The central theme of this proposal is to dissect the molecular mechanisms leading to tissue injury, and organ dysfunction in trauma. Visualization and localization of message, protein, or structural changes leading to, or resulting from each step in this dynamic process is essential in understanding the molecular mechanisms of trauma. The different projects within this proposal focus on defined tissue systems including gut, liver and lung within models of shock and or trauma. In each case a wide range of microscopic methods will be employed and are considered essential in gaining an understanding the pathology of HS at the tissue and cellular level, thus a central cell and tissue imaging core is defined as an integral component of this proposal. The Core will be housed in the Center for Biologic Imaging (CBl) of the University of Pittsburgh Medical Center. This Center is equipped to perform a continuum of optical methods including all types of microscopy essential to this Program Project. Within the scope of this Program light microscopic techniques include: histological, immuno-histological, laser confocal, 2 photon, evanescent wave, live cell and whole dssue/animal imaging technologies. Our considerable experience in computerized image processing and morphometry will allow quantitative analysis of observed phenomena to corroborate subtle qualitative changes, and this a major function of the Core in this Program. At the electron microscopic level thin section electron microscopy and immuno-electron microscopic evaluation of specimens as a natural extension of the light microscopic analyses will be employed when needed. During the previous grant cycle the CBl collaborated extensively with all of project leaders, as is described in the preliminary data section and we expect a continued expansion in the use of optical techniques. Furthermore we have developed and built multiple new instruments to facilitate these interactions at all levels from the single cell to the whole animal

Public Health Relevance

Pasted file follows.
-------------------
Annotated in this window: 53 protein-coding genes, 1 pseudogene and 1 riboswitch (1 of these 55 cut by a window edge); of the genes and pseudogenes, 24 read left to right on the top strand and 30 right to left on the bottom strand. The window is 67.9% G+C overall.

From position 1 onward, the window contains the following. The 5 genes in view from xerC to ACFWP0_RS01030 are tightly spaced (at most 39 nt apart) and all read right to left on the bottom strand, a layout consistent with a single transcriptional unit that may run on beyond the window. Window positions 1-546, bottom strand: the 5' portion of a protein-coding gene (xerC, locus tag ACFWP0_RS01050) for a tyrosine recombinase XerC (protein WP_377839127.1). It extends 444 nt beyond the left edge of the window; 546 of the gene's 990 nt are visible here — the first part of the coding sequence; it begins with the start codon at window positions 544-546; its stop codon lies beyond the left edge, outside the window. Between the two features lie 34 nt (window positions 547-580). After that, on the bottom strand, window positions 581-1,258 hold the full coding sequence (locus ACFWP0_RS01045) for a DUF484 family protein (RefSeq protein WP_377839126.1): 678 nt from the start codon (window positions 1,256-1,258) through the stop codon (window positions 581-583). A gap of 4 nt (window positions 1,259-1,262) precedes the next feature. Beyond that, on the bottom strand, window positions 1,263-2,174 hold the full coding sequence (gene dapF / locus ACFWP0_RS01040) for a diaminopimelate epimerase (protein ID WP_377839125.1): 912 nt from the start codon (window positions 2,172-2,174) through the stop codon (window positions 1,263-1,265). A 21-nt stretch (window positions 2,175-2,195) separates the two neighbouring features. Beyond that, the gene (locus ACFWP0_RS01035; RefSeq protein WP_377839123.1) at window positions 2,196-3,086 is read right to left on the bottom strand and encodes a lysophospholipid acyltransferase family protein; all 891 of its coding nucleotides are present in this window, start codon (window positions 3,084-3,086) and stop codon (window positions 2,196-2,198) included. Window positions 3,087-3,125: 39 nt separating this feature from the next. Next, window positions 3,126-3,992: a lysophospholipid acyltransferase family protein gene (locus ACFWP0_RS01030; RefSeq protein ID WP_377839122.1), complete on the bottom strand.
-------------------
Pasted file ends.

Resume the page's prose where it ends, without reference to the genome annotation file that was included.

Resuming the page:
(See Instructions): Optical imaging is an essential core function within the program providing quantitative image based data for subsequent analysis using computer aided tools also available within the core

Agency
National Institute of Health (NIH)
Institute
National Institute of General Medical Sciences (NIGMS)
Type
Specialized Center (P50)
Project #
5P50GM053789-17
Application #
8522294
Study Section
Special Emphasis Panel (ZGM1-PPBC-5)
Project Start
Project End
Budget Start
2013-07-01
Budget End
2014-06-30
Support Year
17
Fiscal Year
2013
Total Cost
$139,841
Indirect Cost
$47,757
Name
University of Pittsburgh
Department
Type
DUNS #
004514360
City
Pittsburgh
State
PA
Country
United States
Zip Code
15213
An, Gary; Kulkarni, Swati (2015) An agent-based modeling framework linking inflammation and cancer using evolutionary principles: description of a generative hierarchy for the hallmarks of cancer and developing a bridge between mechanism and epidemiological data. Math Biosci 260:16-24
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Aerts, Jean-Marie; Haddad, Wassim M; An, Gary et al. (2014) From data patterns to mechanistic models in acute critical illness. J Crit Care 29:604-10
Lu, Peng; Sodhi, Chhinder P; Hackam, David J (2014) Toll-like receptor regulation of intestinal development and inflammation in the pathogenesis of necrotizing enterocolitis. Pathophysiology 21:81-93
Lu, Peng; Sodhi, Chhinder P; Jia, Hongpeng et al. (2014) Animal models of gastrointestinal and liver diseases. Animal models of necrotizing enterocolitis: pathophysiology, translational relevance, and challenges. Am J Physiol Gastrointest Liver Physiol 306:G917-28
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Peer, Xavier; An, Gary (2014) Agent-based model of fecal microbial transplant effect on bile acid metabolism on suppressing Clostridium difficile infection: an example of agent-based modeling of intestinal bacterial infection. J Pharmacokinet Pharmacodyn 41:493-507
Emr, Bryanna; Sadowsky, David; Azhar, Nabil et al. (2014) Removal of inflammatory ascites is associated with dynamic modification of local and systemic inflammation along with prevention of acute lung injury: in vivo and in silico studies. Shock 41:317-23
Zhang, Yong; Zhang, Jinxiang; Korff, Sebastian et al. (2014) Delayed neutralization of interleukin 6 reduces organ injury, selectively suppresses inflammatory mediator, and partially normalizes immune dysfunction following trauma and hemorrhagic shock. Shock 42:218-27

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